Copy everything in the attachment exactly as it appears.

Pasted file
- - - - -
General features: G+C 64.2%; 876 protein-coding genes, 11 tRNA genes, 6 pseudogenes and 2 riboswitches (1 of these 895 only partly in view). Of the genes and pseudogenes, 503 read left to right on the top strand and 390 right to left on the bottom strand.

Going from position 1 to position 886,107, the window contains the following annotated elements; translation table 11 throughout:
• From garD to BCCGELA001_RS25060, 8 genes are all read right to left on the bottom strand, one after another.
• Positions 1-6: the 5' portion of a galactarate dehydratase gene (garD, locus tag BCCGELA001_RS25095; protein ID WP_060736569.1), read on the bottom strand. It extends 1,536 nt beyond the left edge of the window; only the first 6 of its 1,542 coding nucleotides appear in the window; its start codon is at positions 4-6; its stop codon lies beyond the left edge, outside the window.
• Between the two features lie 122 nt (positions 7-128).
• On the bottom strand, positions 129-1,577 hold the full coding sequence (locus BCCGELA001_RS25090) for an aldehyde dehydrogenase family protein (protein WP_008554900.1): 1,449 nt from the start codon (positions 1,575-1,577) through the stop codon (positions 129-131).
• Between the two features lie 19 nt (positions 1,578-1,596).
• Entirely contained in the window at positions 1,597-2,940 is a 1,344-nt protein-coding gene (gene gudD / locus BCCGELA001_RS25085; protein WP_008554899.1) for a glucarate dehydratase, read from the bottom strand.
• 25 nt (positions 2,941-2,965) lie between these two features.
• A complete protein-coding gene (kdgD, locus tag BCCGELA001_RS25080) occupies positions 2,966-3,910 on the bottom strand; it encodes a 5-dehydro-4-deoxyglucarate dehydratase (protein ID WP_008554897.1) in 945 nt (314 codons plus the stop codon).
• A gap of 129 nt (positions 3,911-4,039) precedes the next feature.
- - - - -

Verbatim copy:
General features: G+C 64.2%; 876 protein-coding genes, 11 tRNA genes, 6 pseudogenes and 2 riboswitches (1 of these 895 only partly in view). Of the genes and pseudogenes, 503 read left to right on the top strand and 390 right to left on the bottom strand.

Going from position 1 to position 886,107, the window contains the following annotated elements; translation table 11 throughout:
• From garD to BCCGELA001_RS25060, 8 genes are all read right to left on the bottom strand, one after another.
• Positions 1-6: the 5' portion of a galactarate dehydratase gene (garD, locus tag BCCGELA001_RS25095; protein ID WP_060736569.1), read on the bottom strand. It extends 1,536 nt beyond the left edge of the window; only the first 6 of its 1,542 coding nucleotides appear in the window; its start codon is at positions 4-6; its stop codon lies beyond the left edge, outside the window.
• Between the two features lie 122 nt (positions 7-128).
• On the bottom strand, positions 129-1,577 hold the full coding sequence (locus BCCGELA001_RS25090) for an aldehyde dehydrogenase family protein (protein WP_008554900.1): 1,449 nt from the start codon (positions 1,575-1,577) through the stop codon (positions 129-131).
• Between the two features lie 19 nt (positions 1,578-1,596).
• Entirely contained in the window at positions 1,597-2,940 is a 1,344-nt protein-coding gene (gene gudD / locus BCCGELA001_RS25085; protein WP_008554899.1) for a glucarate dehydratase, read from the bottom strand.
• 25 nt (positions 2,941-2,965) lie between these two features.
• A complete protein-coding gene (kdgD, locus tag BCCGELA001_RS25080) occupies positions 2,966-3,910 on the bottom strand; it encodes a 5-dehydro-4-deoxyglucarate dehydratase (protein ID WP_008554897.1) in 945 nt (314 codons plus the stop codon).
• A gap of 129 nt (positions 3,911-4,039) precedes the next feature.